The Kum tree at Kwaaman flourished and became a very big tree under which the King and his people often sat and so Kwaaman became Kum-ase meaning under Kum. The other trees at Oboani produced a couple of other trees which were all small in size hence its new name, Kuma. At Apemso-Bankofo, it did not flourish causing the people to refer to the place as Kumawu.
The town Wa is the regional capital of the Upper West Region.
The town boasts several churches and mosques, the Wa-Na Palace, the St. Andrew’s Catholic cathedral, the University for Development Studies (UDS), a museum and a nearby hippopotamus sanctuary.
“The name of the town means ‘come’ in the Waali language.” AKA, p.47, fn.29 “The name Wa by its etymology means ‘we came to watch a dance’- [te wa kaa yeng seore], according to Ninfaazu, an M. Phil student of the Institute of African Studies”.
Wa also holds the mortal remains of Babatu, a notorious raider well known for his raids in Upper West region during the late and early 19th century.
The capital city of the Upper East region, Bolgatanga or locally referred to Bolga is located in the Northern regions of Ghana.
The name Bolgatanga is derived from a large flat rock that is said to lie in the middle of the town’s market. According to scholars, the rock has close proximity to site where the first settlers dug clay for building and polishing their houses.
Clay in the Frafra language is “bolga” and rock is “tanga” – hence the name Bolgatanga referring to the clay area near the rock.
Bolga lies in the Red Volta River Valley, a major migration route for elephants, with the White Volta River and the cliffs of the Gambaga Escarpment to the south of the town forming the southern boundary of the Upper East region. It is adjacent to the border with Burkina Faso.
The etymology of Koforidua, the capital of the Eastern Region of Ghana has two sources. A first source claim that the city of Koforidua owes its name to a man, Kofi Ofori, who had built his hut under a huge mahogany tree.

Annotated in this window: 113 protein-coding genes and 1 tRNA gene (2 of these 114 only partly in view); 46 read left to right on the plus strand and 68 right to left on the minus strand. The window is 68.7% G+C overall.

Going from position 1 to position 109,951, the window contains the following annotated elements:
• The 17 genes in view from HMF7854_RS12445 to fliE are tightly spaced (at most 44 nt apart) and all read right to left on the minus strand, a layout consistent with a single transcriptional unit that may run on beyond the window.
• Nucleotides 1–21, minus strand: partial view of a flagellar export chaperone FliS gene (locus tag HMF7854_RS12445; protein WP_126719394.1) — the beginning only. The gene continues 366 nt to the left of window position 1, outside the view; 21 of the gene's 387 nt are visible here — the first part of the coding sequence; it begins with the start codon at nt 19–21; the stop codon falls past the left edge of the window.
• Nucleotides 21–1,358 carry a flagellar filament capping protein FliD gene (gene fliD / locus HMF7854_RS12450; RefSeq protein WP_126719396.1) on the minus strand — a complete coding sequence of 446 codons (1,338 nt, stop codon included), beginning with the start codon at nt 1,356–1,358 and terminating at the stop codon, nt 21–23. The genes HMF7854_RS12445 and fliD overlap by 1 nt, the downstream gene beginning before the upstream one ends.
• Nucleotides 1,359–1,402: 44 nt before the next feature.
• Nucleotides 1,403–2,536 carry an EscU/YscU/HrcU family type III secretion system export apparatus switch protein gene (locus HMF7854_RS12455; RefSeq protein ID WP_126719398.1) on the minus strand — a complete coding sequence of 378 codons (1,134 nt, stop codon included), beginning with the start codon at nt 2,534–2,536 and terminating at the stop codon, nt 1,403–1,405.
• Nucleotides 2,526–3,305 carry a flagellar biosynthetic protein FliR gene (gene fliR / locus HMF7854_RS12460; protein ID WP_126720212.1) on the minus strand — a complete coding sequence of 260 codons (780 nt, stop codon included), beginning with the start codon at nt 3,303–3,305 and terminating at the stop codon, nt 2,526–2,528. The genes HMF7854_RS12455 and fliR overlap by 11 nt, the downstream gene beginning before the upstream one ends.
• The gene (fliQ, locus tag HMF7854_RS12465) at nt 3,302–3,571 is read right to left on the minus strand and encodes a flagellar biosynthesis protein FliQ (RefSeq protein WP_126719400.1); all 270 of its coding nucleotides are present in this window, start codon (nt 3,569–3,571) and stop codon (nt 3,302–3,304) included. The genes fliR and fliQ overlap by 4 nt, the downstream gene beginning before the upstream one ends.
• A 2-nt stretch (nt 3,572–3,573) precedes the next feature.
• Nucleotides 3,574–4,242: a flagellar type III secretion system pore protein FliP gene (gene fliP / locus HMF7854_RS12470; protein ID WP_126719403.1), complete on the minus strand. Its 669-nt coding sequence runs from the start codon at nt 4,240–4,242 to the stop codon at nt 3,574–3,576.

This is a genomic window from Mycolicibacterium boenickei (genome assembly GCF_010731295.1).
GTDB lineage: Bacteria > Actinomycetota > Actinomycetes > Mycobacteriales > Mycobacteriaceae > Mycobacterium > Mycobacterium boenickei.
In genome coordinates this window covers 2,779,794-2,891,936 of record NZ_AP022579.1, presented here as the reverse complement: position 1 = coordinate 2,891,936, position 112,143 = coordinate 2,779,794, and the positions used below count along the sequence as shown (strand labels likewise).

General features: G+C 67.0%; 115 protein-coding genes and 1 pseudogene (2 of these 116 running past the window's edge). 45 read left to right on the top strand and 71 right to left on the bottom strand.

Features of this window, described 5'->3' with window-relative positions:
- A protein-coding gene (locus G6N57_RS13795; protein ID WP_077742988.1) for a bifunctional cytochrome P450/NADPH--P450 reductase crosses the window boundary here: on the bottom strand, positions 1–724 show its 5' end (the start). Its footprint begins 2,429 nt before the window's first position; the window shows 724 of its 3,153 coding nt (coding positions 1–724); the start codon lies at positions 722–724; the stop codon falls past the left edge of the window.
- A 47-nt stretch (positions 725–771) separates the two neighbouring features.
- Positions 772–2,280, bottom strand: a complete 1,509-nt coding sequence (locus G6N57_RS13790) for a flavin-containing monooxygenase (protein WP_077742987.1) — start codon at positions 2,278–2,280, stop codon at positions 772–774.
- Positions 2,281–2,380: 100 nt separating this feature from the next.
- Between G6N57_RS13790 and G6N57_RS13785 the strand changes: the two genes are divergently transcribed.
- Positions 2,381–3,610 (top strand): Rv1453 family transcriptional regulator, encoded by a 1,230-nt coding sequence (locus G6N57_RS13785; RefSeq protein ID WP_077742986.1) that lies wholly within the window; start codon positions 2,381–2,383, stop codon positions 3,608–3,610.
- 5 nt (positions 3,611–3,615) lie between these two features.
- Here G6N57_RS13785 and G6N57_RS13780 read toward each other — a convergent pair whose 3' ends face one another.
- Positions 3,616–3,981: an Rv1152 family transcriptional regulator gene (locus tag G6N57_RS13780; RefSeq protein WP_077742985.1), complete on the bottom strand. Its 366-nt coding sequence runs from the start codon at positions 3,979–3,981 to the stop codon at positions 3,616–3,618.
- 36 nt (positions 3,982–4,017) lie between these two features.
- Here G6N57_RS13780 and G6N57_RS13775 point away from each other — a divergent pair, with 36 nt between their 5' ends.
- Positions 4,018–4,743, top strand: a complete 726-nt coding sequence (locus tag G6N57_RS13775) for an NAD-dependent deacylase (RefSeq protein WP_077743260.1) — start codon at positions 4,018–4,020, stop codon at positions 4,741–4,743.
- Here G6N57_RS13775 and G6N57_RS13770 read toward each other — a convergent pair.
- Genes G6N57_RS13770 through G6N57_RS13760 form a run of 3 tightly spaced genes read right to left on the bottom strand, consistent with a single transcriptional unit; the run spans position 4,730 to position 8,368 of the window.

According to oral tradition, the tree provided shelter for weary farmers who were returning from their farms after a hard day’s work. Over time it became common for the farmers to say that they were going to rest under Kofi Ofori’s tree.
Kwame Ampene the author of the second source mentions a certain “Ofori” who was a prince of the chief of Kukurantumi and founded a village at a vantage point on his father’s estate.
The Tradition continues that the headman of the village was affectionately called Kwa-Ofori, meaning ‘Servant of Ofori’.
Kwa-Ofori established a market under a huge tree where prospective buyers and sellers came to transact business. This is the origin and meaning of the name Kwa-Ofori-Dua-Ase, now corrupted into Koforidua.
The historical city of Cape Coast is originally known as Ogua. Others locals refer to the area as Kotokuraba which means “River of Crabs” or “Village of Crabs”.
The name Cape Coast was given to the city by Portuguese traders who built the first trade lodge in 1555 and called the local settlement ‘Cabo Corso’, meaning ‘short cape’, English traders changed it to Cape Coast.
It is home to 32 festivals, the Cape Coast Castle, Asafo Shrine, Fort William, Fort Victoria, the Kakum National Park and a number of educational establishments.
Accra’ is a corrupted European version of the Fanti word “Nkran” which means ants referring to the people and the soldier ants. The Ga-Adangme people refer to the city as Gã or Gaga. There are several sources for the etymology of the name.
In C.C.Reindorf’s History of the Gold Coast and Asante he highlights that “The seven towns forming the Akra proper are:1 Ga, English or James Town (British Akra); 2. Kinka (Kanka) or Ussher Town (Dutch Akra); 3. Osu or Christiansborg (Danish Akra); 4. La or Labade; 5. Teshi ; 6. Ningowa or Little Ningo; 7. Tema”